The Spanish Episcopal Conference (SEC) on March 2 announced that more Catholics donated part of their state taxes to their Church in 2020 than ever before.

Spaniards have the option of allocating 0.7% of their taxes to certain causes, including the Church.

And in 2020 some 8.5 million people — about a third of all taxpayers — ticked the box for the Catholic Church. That’s significantly higher than the 7.3 million that did so a year earlier.

Global growth

It is also noteworthy that in comparison to the previous year, 106,000 additional contributions were made to the Church.

“With all its heart, the Church gives thanks for the trust that this implies,” the bishops said.

But the situation varies from one territory to another.

In Andalusia, Rioja and Castilla-La Mancha, for example, four out of every 10 taxpayers gave to the Church.

But only one in four did so in the Canary Islands and Galicia, while less than 17% of those in Catalonia gave to the Church.

All in all, these returns have added up to 301 million euros that are distributed to Spain’s 72 dioceses.

Never before has the total amount been so high.

It has increased by 5.9% in the past year and by more than 20% in the past decade. Compared to 2010, the dioceses have thus collected over 50 million more euros.

This growth is reflected in all regions of the country.

Expected decline in 2021

Spain’s bishops believe the positive figures can be explained, in particular, by the situation that the country was in at the time taxes were filed — namely, in the first half of 2020.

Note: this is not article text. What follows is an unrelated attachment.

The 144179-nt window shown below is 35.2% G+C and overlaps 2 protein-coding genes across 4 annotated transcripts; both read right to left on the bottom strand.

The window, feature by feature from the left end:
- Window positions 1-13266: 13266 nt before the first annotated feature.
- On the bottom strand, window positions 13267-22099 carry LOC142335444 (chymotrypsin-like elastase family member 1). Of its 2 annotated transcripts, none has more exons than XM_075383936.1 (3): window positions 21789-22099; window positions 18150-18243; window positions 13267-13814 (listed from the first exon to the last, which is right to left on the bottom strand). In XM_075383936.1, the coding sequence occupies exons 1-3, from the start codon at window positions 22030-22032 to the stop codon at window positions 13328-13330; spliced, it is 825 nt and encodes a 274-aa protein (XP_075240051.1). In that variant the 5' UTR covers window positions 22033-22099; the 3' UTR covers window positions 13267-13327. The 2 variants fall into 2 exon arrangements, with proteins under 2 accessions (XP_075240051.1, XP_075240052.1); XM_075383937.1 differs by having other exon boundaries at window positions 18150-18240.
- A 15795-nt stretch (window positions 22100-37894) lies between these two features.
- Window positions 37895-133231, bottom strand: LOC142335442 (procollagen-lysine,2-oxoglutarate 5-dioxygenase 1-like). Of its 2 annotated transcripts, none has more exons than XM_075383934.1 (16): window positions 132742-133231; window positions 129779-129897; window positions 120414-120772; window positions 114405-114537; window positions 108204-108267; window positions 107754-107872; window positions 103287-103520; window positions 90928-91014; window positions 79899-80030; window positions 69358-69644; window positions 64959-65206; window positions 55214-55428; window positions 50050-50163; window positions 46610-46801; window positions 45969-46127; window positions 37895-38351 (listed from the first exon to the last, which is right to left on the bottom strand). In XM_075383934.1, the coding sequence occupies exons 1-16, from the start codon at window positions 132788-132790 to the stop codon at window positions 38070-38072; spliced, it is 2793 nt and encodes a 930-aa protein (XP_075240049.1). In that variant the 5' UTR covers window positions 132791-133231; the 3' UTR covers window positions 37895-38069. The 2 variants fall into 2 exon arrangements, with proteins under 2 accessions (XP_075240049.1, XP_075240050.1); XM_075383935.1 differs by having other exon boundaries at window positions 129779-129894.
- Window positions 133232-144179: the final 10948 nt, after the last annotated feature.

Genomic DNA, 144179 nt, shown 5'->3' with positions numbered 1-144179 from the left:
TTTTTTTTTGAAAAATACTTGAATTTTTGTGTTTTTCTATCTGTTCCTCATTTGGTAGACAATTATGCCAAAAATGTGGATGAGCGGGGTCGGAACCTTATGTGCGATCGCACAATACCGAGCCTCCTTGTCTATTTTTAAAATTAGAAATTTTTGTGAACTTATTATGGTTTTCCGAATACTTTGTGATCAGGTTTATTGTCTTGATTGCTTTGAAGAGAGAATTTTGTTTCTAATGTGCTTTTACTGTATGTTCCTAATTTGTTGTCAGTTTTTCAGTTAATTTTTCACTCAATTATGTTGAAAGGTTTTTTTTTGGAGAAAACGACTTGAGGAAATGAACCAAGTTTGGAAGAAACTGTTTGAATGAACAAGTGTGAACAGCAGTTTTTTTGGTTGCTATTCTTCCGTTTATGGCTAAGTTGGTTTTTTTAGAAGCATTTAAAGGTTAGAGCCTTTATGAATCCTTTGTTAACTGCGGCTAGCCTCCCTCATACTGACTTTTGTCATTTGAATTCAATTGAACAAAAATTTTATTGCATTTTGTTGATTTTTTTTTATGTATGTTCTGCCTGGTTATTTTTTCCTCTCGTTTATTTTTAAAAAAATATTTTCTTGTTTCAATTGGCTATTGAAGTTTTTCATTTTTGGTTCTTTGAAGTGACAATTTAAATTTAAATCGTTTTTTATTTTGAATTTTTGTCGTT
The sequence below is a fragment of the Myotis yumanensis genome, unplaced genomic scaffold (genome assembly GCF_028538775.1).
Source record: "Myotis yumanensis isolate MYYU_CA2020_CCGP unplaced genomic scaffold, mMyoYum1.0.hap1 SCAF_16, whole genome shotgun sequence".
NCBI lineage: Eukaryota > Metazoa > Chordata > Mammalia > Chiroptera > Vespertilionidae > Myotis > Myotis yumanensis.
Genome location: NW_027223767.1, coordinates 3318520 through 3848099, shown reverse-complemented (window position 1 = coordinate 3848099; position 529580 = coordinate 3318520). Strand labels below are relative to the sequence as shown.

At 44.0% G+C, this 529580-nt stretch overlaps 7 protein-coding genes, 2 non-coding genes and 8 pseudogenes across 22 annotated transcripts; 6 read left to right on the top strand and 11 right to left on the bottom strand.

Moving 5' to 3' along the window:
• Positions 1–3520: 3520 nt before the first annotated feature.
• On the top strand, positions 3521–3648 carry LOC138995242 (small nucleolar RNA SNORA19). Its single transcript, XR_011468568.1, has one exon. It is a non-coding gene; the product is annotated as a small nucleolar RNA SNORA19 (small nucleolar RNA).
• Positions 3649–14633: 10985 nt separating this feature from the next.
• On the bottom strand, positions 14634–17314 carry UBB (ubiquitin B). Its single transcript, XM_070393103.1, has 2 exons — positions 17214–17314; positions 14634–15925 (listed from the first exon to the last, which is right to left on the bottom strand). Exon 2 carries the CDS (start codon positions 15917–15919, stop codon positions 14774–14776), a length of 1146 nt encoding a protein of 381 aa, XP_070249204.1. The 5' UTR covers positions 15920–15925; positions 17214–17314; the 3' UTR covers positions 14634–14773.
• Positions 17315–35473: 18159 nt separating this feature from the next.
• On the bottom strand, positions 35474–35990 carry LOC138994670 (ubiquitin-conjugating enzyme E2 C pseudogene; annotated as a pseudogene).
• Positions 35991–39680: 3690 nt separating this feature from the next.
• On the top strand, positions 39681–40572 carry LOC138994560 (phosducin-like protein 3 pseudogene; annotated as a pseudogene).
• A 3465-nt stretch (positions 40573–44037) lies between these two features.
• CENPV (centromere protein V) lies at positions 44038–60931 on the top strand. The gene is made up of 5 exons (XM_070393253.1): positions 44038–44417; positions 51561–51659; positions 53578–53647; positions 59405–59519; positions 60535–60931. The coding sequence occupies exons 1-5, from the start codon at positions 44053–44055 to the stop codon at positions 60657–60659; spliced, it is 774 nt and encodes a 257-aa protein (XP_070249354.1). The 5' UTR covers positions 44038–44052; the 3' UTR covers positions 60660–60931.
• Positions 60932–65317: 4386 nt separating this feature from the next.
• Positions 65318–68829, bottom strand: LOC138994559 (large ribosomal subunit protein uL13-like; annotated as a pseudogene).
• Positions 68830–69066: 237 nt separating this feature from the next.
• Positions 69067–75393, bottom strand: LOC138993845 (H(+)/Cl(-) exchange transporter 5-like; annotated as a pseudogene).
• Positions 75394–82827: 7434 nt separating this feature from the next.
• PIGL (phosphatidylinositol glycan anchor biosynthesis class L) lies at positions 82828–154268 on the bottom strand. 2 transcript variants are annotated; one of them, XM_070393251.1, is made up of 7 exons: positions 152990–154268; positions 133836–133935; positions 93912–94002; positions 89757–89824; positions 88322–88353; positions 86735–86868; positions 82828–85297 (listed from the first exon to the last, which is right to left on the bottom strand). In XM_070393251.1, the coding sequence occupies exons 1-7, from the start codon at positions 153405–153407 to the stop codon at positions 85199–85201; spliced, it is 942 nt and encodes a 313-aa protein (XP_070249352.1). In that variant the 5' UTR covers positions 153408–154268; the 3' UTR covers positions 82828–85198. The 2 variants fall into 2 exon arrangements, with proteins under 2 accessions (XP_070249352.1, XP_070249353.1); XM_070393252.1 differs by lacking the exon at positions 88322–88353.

This was during “the hardest months of the first wave of the pandemic” of COVID-19, when the Church “increased its presence and attention to the most affected groups”.

The bishops believe the voluntary increase in funding is a sign of “social and personal support for the work of the Church at that time”.

The bishops said the increase in funds will allow for “more effective aid to those most in need“.

But they fear that 2021 will not be another record year.

“The figures do not yet show the economic consequences of the pandemic situation in Spain since then,” they warned.

The sums obtained each year through the tax return are one of the main resources for the Church in Spain. They usually represent about a quarter of its income.

Other donations from the faithful make up a further third of the income, while patrimonial income makes up a little more than 10% of the total.